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Re: [xmlblaster-devel] Announce: JMS


Peter Antman wrote:
On Fri, 2003-09-26 at 18:19, Michele Laghi wrote:


Peter Antman wrote:

I had a first look at it, seems that its some more coding to do ;-)

Of course, but I hope it was at least sufficient to start a discussion ;)

Oh, yeas. I find it fantastic that someone evetually took the time to
make a first impl.

Some comments and questions though.

1. It seems as if its not written agains JMS 1.1. That would be nicer,
since JMS 1.1 contains a unified API:

ConnectionFactory f = ctx.lookup("TopicFactory");
Destination d = ctx.lookup("my/topic")
Connection c = f.createConnection();
Session s = c.createSession(false,Session.AUTO_ACKNOWLEDGE);
MessageProducer p = s.createProducer(d);
Message m = s.createTextMessage("MyMessage");
p.send(m, DeliveryMode.NON_PERSISTENT,

The idea isto implement the 1.1 api, the simple example
though is based on the 1.0.2, so the first interfaces implemented are the ones used in the example.

Actually, I don't think GlobalUtil will be of any direct help here. Why?
Since it is not a way to get a Global from the server to the client when
the client is not in the same VM.

Here are some alternatives:
1. Include a true JNDI implementation with remote semantics (from
2. Only make JNDI available if XmlBlaster is run in a server environment
where JNDI is available.
3. Only make JNDI available if client is running in VM with the server,
through org.xmlBlaster.test.j2ee.MemContext.
4. Write our own JNDI implementation.

Basically all these alternatives requires the possibility to create serializable Factories and Topics which contains enough information to connect to the XmlBlaster server in question, i.e without requiring the loading of a local Global instance...

OK, I would prefere alternative 1 and for the global we must make it serializable.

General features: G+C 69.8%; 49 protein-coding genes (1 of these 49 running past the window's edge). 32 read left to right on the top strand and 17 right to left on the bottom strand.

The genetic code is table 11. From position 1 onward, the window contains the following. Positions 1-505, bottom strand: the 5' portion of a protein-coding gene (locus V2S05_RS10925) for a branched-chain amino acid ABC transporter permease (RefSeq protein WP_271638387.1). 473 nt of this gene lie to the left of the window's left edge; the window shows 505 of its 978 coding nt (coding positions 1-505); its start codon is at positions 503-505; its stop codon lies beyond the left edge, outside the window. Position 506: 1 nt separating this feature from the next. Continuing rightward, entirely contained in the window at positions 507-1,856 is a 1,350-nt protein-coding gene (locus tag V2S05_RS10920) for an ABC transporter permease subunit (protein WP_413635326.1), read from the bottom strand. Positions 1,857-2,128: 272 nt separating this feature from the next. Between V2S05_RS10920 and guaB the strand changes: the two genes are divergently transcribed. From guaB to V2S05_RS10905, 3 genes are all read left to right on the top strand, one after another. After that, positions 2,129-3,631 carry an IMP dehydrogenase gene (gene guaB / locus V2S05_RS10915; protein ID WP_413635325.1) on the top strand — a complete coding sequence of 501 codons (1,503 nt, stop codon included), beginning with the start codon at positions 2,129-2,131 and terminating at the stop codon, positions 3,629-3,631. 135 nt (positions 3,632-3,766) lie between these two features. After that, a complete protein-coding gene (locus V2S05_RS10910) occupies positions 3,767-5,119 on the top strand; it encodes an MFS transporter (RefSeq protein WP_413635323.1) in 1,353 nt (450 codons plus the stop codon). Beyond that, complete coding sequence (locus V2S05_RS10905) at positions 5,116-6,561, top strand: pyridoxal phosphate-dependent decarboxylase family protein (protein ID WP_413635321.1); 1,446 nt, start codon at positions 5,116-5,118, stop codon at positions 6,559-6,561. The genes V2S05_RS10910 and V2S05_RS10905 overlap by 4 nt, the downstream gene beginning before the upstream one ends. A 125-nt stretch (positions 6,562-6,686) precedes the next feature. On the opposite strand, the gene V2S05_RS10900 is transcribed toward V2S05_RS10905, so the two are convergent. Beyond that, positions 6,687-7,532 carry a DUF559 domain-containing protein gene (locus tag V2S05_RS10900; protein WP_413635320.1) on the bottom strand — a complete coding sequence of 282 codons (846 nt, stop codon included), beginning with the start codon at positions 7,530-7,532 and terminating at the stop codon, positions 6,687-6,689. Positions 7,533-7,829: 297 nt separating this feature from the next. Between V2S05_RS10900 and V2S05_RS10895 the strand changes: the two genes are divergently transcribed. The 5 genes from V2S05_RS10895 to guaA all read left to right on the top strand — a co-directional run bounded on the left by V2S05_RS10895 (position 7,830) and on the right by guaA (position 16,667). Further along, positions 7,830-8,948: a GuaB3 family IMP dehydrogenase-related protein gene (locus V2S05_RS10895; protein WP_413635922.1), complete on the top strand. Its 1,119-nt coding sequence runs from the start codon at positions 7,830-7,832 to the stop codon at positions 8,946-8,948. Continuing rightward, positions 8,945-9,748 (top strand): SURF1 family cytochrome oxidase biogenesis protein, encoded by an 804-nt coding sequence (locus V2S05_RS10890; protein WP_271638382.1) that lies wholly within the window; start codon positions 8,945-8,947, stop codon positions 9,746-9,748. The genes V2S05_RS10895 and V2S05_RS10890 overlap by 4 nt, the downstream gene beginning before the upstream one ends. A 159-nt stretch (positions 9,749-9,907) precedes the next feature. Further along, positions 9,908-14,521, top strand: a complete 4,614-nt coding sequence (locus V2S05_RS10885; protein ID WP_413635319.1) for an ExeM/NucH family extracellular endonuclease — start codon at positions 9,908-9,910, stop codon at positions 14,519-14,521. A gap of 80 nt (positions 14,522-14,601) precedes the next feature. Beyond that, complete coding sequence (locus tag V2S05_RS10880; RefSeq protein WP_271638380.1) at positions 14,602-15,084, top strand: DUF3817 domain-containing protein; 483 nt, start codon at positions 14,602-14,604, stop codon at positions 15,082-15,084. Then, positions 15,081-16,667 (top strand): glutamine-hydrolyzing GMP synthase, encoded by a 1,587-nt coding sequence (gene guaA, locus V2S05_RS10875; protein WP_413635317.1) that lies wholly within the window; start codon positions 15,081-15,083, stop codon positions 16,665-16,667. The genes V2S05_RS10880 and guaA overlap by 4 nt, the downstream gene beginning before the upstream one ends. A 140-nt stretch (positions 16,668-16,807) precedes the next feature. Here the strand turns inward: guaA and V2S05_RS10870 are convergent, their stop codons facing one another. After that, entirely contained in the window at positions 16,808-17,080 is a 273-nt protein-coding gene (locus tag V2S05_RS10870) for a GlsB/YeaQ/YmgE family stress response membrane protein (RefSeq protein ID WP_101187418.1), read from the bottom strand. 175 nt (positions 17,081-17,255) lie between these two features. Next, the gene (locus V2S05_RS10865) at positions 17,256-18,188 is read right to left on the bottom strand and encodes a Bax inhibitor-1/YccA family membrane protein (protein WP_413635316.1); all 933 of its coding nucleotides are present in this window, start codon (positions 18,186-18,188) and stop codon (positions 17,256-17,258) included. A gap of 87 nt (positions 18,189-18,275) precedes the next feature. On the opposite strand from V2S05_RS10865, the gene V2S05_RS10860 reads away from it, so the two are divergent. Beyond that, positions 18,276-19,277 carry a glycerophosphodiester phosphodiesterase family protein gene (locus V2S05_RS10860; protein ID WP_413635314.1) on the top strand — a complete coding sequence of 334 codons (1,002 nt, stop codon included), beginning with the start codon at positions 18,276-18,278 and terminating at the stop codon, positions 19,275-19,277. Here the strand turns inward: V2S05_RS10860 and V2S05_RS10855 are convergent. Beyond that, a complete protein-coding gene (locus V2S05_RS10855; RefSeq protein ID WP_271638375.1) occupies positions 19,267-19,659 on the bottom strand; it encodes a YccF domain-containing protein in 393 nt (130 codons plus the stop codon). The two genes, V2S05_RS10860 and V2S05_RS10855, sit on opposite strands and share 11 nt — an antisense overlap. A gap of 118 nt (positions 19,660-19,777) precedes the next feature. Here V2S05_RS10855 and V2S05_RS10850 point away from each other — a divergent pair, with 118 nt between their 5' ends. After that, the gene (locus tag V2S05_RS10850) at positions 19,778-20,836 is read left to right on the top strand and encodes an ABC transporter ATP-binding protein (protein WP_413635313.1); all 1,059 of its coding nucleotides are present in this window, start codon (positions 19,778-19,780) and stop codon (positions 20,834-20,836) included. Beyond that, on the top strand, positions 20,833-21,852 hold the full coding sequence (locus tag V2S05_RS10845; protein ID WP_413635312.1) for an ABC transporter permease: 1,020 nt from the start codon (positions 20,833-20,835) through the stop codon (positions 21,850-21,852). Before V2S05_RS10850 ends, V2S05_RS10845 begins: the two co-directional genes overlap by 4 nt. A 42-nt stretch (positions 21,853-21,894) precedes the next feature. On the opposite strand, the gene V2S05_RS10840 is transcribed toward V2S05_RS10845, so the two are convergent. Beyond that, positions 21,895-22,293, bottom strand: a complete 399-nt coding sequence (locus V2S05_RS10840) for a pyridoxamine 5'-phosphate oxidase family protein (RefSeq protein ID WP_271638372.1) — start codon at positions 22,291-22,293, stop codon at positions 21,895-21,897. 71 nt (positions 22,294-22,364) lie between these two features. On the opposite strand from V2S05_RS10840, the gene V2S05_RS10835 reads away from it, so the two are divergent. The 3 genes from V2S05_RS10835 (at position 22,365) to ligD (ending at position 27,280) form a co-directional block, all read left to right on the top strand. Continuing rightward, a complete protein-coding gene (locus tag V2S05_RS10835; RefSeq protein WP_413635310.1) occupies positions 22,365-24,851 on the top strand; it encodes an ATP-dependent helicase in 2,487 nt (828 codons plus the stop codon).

Regarding the lookup it is still an open issue but I believe your GlobalUtil solves the most of the problems and the rest are probably just details.

2. It would be swell if the different QoS could also be defined in the
looked up components. I have always (and still have) found it hard to
really get a good view of all the configurable properties in the QoS,
but basically I would say this: stuff that is connected to the
destination (queue setting, exact/xpath, mm) should be configured in the
Destination (XBTopic), everything else, that is not part of the JMS API,
should be configurable in Factory.

About the XPath I was thinking of having virtual topics which in effect consist of an XPATH query (either as the topic name or via some xmlBlaster specific setters/getters). The big question here is how these topics would be administrated. To make is feasible there should be a mechanism to create topics on the fly if none with the used name is found. The other option would be to only allow a certain amount of xpath queries. For the first option I currently only can imagine to acheave this with an own InitialContext. I think however that we should tackle this problem in a second phase since this in not even specified/required by the jms specification (that's a nice plus for xmlBlaster users ;))